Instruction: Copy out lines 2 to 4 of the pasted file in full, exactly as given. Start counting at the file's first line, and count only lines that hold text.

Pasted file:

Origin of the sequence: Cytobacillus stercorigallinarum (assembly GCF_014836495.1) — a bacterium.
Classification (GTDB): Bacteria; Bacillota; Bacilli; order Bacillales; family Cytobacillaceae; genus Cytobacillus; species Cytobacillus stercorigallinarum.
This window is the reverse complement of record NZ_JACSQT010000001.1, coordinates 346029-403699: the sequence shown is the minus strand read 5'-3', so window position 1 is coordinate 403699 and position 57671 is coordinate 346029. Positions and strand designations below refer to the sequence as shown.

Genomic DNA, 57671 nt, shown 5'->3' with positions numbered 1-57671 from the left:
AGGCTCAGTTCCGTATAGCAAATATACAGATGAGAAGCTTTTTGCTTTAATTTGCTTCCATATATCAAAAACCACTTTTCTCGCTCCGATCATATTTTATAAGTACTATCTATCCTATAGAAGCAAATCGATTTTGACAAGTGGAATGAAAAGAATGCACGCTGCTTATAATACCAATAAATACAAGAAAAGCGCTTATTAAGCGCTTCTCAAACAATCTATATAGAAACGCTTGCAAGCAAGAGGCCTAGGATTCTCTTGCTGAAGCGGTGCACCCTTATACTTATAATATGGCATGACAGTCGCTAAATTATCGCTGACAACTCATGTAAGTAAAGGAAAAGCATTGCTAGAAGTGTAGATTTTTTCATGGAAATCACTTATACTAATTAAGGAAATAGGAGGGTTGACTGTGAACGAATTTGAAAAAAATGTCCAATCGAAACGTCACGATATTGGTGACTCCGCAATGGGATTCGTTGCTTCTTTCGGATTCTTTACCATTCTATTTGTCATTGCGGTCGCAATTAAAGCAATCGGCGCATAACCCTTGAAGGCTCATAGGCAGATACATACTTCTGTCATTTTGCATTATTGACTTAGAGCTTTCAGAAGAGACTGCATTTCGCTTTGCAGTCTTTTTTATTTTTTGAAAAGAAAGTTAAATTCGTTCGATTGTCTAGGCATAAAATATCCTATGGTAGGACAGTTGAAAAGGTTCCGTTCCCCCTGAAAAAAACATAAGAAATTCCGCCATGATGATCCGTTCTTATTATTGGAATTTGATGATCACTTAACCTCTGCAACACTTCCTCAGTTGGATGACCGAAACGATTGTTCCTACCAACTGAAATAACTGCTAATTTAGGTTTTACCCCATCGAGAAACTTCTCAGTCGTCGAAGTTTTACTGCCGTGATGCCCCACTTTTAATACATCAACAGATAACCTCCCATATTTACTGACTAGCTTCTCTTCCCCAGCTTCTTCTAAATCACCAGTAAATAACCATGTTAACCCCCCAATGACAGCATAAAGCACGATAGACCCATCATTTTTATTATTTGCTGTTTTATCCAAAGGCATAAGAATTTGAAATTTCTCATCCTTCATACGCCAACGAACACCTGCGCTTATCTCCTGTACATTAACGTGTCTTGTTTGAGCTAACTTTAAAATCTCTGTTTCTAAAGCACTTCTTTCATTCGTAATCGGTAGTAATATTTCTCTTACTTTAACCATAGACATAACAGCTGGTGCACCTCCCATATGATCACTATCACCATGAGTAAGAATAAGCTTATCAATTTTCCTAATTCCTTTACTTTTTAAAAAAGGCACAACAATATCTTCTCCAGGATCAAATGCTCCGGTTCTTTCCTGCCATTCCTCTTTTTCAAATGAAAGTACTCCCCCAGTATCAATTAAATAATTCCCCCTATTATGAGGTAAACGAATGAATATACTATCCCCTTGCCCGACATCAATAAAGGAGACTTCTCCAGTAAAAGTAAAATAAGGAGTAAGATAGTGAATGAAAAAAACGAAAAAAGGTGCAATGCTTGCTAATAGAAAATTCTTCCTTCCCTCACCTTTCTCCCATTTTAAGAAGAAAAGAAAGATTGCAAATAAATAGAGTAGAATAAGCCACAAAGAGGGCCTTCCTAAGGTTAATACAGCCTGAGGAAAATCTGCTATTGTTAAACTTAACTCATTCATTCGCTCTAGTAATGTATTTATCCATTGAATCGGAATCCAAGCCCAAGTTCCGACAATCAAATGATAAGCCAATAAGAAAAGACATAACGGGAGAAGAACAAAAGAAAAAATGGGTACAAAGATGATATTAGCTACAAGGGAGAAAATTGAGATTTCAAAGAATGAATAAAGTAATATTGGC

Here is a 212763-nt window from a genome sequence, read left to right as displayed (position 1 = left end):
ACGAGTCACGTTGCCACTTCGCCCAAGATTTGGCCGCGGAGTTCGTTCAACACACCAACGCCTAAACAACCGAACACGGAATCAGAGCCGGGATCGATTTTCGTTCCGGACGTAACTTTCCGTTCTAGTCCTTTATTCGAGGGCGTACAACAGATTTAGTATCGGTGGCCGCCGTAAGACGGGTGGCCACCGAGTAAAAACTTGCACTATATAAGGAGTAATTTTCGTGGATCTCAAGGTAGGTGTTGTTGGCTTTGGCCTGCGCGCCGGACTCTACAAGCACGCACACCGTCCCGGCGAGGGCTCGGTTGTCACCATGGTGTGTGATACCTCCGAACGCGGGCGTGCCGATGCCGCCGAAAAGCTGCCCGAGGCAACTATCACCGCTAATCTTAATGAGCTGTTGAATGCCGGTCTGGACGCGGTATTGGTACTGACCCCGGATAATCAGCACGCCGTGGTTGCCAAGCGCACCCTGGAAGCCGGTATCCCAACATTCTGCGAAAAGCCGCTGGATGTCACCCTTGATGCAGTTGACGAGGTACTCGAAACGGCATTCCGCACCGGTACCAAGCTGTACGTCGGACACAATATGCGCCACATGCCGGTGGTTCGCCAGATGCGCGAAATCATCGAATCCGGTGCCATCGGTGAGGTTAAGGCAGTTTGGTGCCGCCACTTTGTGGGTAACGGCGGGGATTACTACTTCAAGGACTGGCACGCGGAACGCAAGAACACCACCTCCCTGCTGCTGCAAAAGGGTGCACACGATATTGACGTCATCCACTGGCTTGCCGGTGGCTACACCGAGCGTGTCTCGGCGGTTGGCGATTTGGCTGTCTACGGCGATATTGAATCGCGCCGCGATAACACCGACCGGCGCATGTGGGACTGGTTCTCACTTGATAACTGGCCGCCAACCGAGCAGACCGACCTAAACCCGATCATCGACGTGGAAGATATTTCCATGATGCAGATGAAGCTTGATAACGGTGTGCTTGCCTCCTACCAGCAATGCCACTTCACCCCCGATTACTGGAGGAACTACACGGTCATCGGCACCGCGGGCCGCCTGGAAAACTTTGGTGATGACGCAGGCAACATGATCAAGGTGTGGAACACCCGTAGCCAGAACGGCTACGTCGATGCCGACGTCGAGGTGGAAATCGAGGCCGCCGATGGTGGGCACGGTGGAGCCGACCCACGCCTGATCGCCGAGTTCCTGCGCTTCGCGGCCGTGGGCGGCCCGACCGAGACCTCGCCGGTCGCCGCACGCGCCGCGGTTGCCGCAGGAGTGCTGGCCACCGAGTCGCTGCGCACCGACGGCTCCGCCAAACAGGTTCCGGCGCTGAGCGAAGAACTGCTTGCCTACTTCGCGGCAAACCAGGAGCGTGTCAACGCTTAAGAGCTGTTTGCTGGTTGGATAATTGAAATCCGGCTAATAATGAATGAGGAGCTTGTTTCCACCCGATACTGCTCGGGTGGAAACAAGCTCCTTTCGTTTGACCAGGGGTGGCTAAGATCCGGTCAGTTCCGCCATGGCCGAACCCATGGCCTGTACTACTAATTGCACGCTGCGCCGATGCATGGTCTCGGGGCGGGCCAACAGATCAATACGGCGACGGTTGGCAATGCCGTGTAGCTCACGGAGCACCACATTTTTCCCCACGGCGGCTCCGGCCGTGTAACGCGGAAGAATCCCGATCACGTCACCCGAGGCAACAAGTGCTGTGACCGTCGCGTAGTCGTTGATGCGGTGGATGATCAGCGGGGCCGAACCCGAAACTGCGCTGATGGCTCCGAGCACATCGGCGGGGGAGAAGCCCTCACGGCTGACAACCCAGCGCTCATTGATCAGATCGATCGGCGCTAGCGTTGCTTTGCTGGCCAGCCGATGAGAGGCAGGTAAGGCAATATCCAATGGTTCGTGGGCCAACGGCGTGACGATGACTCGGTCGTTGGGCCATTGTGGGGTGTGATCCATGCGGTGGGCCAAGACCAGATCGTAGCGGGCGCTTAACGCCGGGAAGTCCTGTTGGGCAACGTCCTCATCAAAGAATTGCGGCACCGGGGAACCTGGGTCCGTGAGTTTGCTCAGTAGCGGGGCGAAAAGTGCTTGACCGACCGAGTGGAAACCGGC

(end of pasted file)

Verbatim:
Classification (GTDB): Bacteria; Bacillota; Bacilli; order Bacillales; family Cytobacillaceae; genus Cytobacillus; species Cytobacillus stercorigallinarum.
This window is the reverse complement of record NZ_JACSQT010000001.1, coordinates 346029-403699: the sequence shown is the minus strand read 5'-3', so window position 1 is coordinate 403699 and position 57671 is coordinate 346029. Positions and strand designations below refer to the sequence as shown.

Genomic DNA, 57671 nt, shown 5'->3' with positions numbered 1-57671 from the left: